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CNU students get fast path to Virginia Tech graduate degree

New partnership features computer science and computer engineering.

Above: New partnership offers students an accelerated path to a master's degree at Virginia Tech.

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A new partnership between Christopher Newport University and Virginia Tech will position students for high-demand high-tech careers.

The new agreement provides undergraduates at Christopher Newport with an accelerated option to earn a bachelor’s degree from Christopher Newport and a master of engineering either in computer science or computer engineering from Virginia Tech in just five years. The program targets students in computer science, computer engineering and related disciplines, but also provides a road map for other majors.

Students will apply for admission to Virginia Tech in the spring of their junior year, and if accepted, start taking selected graduate courses at Christopher Newport in their senior year. After completing their undergraduate degree at CNU, students continue their graduate studies at VT at either the Innovation Campus in Northern Virginia or at the Blacksburg campus, potentially completing the degree with only one additional year of coursework.

By the time students graduate, they will have the know-how needed for mid-level and advanced industry positions, including in-depth knowledge in software development, communication skills and understanding of ethical issues related to computing technology.

“It opens a new door for our undergraduates,” said Dr. Peter Monaghan, an associate professor in the Department of Physics, Computer Science and Engineering (PCSE). “Our students can pursue our own master of science program here at CNU, which is a research- and thesis-based program. Or they have the opportunity to pursue the master of engineering program at VT, which is a fully taught (coursework-based) program.”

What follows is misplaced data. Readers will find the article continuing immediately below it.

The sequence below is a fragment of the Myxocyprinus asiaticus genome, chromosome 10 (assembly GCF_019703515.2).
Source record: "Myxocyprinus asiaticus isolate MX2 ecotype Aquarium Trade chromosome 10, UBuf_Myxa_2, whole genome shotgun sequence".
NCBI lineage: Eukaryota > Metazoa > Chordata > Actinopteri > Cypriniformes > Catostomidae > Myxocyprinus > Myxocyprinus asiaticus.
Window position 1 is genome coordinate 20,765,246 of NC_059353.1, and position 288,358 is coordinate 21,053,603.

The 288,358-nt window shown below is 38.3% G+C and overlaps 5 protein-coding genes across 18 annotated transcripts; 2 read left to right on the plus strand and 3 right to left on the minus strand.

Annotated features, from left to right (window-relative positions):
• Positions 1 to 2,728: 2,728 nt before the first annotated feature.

“I very much like the agreement’s extended accessibility, providing a broad range of majors the possibility to move into the computer science and engineering fields at the graduate level,” added Dr. Anton Riedl, chair of the PCSE Department. “Furthermore, the agreement works well for students who plan to continue their graduate studies full-time as well as those who would like to study part-time while working. The location of VT in Northern Virginia is ideal and being able to transfer up to 12 credit hours from Christopher Newport will accelerate time to degree completion either way. I really think all of our undergraduate majors should take a hard look at this program.”

More than 70 Christopher Newport students recently attended a virtual information session outlining the new options created with the Virginia Tech partnership. Undergraduates could begin the accelerated program with Virginia Tech as early as this spring.

The purpose of the partnership is to meet the goals of the state’s Tech Talent Investment Program. Christopher Newport, Virginia Tech and other universities have committed to graduate about 31,000 new computer scientists and engineers over 20 years to help fill a critical workforce need in Virginia.

Christopher Newport is one of five Virginia universities collaborating with Virginia Tech, joining James Madison University, the University of Mary Washington, Radford University and Hollins University.

“Virginia Tech is committed to creating pathways that will increase access to our degree programs at the Innovation Campus and produce graduates in computer science and computer engineering who have the breadth, depth and context to quickly become leaders in the evolving digital economy,” said Lance Collins, vice president and executive director of the Innovation Campus. “We are excited to team up with these five schools, and we will continue to pursue opportunities with other universities as we work to build the most diverse graduate tech campus in the nation.”

This story was prepared in collaboration with Virginia Tech.


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